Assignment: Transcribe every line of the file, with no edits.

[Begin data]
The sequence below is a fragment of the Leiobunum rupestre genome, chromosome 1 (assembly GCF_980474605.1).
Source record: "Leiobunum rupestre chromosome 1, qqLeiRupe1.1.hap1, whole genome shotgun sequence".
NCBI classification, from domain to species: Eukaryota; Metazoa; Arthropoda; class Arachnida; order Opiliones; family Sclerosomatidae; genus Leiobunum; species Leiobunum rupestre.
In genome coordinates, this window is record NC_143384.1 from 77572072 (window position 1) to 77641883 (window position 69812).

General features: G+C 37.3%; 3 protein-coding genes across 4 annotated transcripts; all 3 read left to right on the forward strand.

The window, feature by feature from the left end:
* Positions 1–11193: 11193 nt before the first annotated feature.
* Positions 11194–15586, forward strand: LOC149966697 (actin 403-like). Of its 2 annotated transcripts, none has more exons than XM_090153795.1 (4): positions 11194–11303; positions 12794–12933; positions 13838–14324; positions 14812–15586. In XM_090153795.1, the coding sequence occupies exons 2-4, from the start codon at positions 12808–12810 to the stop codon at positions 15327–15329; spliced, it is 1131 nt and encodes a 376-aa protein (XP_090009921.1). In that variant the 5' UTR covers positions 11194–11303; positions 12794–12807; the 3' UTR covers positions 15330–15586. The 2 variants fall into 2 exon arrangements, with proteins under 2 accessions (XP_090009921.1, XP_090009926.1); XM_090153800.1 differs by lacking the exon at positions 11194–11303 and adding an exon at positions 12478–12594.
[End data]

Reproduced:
The sequence below is a fragment of the Leiobunum rupestre genome, chromosome 1 (assembly GCF_980474605.1).
Source record: "Leiobunum rupestre chromosome 1, qqLeiRupe1.1.hap1, whole genome shotgun sequence".
NCBI classification, from domain to species: Eukaryota; Metazoa; Arthropoda; class Arachnida; order Opiliones; family Sclerosomatidae; genus Leiobunum; species Leiobunum rupestre.
In genome coordinates, this window is record NC_143384.1 from 77572072 (window position 1) to 77641883 (window position 69812).

General features: G+C 37.3%; 3 protein-coding genes across 4 annotated transcripts; all 3 read left to right on the forward strand.

The window, feature by feature from the left end:
* Positions 1–11193: 11193 nt before the first annotated feature.
* Positions 11194–15586, forward strand: LOC149966697 (actin 403-like). Of its 2 annotated transcripts, none has more exons than XM_090153795.1 (4): positions 11194–11303; positions 12794–12933; positions 13838–14324; positions 14812–15586. In XM_090153795.1, the coding sequence occupies exons 2-4, from the start codon at positions 12808–12810 to the stop codon at positions 15327–15329; spliced, it is 1131 nt and encodes a 376-aa protein (XP_090009921.1). In that variant the 5' UTR covers positions 11194–11303; positions 12794–12807; the 3' UTR covers positions 15330–15586. The 2 variants fall into 2 exon arrangements, with proteins under 2 accessions (XP_090009921.1, XP_090009926.1); XM_090153800.1 differs by lacking the exon at positions 11194–11303 and adding an exon at positions 12478–12594.